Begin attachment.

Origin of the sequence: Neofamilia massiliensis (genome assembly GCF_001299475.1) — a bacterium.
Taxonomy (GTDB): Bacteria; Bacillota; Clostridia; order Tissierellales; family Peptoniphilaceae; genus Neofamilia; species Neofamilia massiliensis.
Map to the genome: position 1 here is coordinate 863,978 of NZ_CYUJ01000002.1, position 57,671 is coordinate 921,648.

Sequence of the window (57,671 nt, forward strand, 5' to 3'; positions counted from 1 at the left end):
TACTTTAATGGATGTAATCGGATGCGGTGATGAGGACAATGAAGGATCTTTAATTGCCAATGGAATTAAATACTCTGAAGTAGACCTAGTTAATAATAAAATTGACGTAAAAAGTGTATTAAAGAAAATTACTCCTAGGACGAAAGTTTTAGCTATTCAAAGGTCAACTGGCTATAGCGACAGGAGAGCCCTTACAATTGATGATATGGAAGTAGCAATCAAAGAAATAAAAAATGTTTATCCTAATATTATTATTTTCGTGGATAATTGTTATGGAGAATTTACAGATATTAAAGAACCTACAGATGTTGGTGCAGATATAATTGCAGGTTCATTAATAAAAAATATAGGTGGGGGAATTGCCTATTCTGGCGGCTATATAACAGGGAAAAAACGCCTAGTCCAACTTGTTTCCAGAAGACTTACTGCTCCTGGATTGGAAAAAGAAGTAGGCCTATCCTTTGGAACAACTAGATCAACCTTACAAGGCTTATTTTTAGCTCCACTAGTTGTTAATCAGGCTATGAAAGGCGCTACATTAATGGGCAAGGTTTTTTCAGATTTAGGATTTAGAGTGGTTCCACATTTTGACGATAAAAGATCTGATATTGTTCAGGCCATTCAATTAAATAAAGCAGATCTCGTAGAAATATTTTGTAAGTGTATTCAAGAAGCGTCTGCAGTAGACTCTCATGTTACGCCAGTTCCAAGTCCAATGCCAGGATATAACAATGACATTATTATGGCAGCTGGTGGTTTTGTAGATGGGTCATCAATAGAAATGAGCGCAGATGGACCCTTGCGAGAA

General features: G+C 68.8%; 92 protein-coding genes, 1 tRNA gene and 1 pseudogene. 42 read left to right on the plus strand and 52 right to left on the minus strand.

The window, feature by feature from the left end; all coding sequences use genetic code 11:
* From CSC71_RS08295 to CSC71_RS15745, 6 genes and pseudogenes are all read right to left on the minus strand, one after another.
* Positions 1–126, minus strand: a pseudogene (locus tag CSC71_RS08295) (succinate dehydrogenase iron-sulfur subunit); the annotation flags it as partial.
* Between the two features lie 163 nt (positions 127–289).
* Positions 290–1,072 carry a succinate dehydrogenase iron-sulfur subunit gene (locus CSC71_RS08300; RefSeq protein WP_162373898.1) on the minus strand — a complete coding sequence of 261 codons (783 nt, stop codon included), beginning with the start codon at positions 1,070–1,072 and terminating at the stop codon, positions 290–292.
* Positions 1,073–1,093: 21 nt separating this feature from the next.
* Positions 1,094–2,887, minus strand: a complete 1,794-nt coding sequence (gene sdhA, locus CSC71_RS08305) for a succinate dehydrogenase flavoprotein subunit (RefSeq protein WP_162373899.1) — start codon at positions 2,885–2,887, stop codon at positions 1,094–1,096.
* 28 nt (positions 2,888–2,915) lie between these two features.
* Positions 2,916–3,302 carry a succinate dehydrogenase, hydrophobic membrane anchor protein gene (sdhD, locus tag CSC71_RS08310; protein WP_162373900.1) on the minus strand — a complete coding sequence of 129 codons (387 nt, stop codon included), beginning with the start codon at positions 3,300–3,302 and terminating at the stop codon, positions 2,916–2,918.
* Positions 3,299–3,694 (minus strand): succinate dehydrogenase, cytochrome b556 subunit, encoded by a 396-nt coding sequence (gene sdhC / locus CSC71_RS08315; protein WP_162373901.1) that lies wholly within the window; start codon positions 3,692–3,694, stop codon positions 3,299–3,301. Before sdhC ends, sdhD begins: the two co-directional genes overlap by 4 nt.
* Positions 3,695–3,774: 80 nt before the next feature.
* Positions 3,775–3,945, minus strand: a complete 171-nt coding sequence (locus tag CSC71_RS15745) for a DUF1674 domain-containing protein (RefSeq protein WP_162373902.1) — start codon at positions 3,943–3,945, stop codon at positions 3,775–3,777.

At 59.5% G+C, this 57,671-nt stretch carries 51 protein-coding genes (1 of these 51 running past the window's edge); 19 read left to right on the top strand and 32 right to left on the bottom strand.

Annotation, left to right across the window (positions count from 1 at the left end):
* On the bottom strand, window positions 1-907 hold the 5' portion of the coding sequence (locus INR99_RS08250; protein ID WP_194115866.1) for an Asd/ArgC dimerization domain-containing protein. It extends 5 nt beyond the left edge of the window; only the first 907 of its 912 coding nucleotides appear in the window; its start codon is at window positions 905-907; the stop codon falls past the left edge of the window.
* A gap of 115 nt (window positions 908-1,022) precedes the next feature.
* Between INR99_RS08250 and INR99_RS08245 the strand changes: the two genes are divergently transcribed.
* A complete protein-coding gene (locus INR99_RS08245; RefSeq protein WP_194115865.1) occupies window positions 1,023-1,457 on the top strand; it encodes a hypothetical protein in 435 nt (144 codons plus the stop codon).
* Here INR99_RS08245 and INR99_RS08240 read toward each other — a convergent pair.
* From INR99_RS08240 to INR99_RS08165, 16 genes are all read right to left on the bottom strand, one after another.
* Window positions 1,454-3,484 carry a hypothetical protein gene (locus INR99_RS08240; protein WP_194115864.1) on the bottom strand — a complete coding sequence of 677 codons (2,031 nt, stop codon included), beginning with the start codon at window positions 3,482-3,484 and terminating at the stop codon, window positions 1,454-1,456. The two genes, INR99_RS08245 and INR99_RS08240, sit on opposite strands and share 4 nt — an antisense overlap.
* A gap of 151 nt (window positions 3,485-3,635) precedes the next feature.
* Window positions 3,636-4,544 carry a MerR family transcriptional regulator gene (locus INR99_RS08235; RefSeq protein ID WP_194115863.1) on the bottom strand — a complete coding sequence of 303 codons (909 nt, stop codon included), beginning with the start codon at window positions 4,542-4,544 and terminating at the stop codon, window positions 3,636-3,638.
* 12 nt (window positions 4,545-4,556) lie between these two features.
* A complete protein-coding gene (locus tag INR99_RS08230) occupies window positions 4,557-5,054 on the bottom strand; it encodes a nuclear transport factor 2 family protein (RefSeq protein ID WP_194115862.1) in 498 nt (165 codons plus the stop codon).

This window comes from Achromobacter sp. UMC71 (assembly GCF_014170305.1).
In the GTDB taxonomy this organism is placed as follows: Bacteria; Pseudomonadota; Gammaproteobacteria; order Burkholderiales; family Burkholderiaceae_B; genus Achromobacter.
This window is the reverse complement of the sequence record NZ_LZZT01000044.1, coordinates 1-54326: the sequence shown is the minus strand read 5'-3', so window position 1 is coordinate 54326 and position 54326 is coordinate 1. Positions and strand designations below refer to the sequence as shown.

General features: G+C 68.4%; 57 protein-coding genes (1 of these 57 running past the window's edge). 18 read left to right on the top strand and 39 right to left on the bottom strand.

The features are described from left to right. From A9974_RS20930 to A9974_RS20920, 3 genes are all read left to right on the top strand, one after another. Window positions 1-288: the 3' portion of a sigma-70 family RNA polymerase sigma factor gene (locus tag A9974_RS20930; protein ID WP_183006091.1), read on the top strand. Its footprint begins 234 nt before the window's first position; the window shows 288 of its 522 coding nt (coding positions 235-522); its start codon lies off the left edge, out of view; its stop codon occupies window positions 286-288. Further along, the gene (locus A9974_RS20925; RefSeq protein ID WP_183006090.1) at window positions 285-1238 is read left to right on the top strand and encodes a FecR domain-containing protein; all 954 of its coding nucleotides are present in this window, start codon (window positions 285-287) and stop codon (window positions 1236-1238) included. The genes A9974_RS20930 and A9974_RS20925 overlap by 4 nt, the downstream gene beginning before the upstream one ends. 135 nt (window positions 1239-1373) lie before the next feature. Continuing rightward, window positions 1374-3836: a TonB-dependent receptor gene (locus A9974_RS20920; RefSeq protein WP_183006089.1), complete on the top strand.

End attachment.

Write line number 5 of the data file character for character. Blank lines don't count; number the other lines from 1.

TACTTTAATGGATGTAATCGGATGCGGTGATGAGGACAATGAAGGATCTTTAATTGCCAATGGAATTAAATACTCTGAAGTAGACCTAGTTAATAATAAAATTGACGTAAAAAGTGTATTAAAGAAAATTACTCCTAGGACGAAAGTTTTAGCTATTCAAAGGTCAACTGGCTATAGCGACAGGAGAGCCCTTACAATTGATGATATGGAAGTAGCAATCAAAGAAATAAAAAATGTTTATCCTAATATTATTATTTTCGTGGATAATTGTTATGGAGAATTTACAGATATTAAAGAACCTACAGATGTTGGTGCAGATATAATTGCAGGTTCATTAATAAAAAATATAGGTGGGGGAATTGCCTATTCTGGCGGCTATATAACAGGGAAAAAACGCCTAGTCCAACTTGTTTCCAGAAGACTTACTGCTCCTGGATTGGAAAAAGAAGTAGGCCTATCCTTTGGAACAACTAGATCAACCTTACAAGGCTTATTTTTAGCTCCACTAGTTGTTAATCAGGCTATGAAAGGCGCTACATTAATGGGCAAGGTTTTTTCAGATTTAGGATTTAGAGTGGTTCCACATTTTGACGATAAAAGATCTGATATTGTTCAGGCCATTCAATTAAATAAAGCAGATCTCGTAGAAATATTTTGTAAGTGTATTCAAGAAGCGTCTGCAGTAGACTCTCATGTTACGCCAGTTCCAAGTCCAATGCCAGGATATAACAATGACATTATTATGGCAGCTGGTGGTTTTGTAGATGGGTCATCAATAGAAATGAGCGCAGATGGACCCTTGCGAGAA